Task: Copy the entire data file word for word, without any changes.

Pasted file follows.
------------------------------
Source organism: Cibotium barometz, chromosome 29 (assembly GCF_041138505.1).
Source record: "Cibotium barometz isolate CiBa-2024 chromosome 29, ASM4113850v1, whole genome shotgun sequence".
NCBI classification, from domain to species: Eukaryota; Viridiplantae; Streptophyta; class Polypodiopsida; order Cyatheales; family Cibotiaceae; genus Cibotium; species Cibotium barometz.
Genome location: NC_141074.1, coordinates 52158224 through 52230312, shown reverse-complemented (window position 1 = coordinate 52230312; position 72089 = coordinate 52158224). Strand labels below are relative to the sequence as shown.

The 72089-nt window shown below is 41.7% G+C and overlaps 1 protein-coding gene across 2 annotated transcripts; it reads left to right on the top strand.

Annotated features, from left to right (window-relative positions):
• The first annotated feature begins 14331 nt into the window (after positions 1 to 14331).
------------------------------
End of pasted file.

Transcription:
Source organism: Cibotium barometz, chromosome 29 (assembly GCF_041138505.1).
Source record: "Cibotium barometz isolate CiBa-2024 chromosome 29, ASM4113850v1, whole genome shotgun sequence".
NCBI classification, from domain to species: Eukaryota; Viridiplantae; Streptophyta; class Polypodiopsida; order Cyatheales; family Cibotiaceae; genus Cibotium; species Cibotium barometz.
Genome location: NC_141074.1, coordinates 52158224 through 52230312, shown reverse-complemented (window position 1 = coordinate 52230312; position 72089 = coordinate 52158224). Strand labels below are relative to the sequence as shown.

The 72089-nt window shown below is 41.7% G+C and overlaps 1 protein-coding gene across 2 annotated transcripts; it reads left to right on the top strand.

Annotated features, from left to right (window-relative positions):
• The first annotated feature begins 14331 nt into the window (after positions 1 to 14331).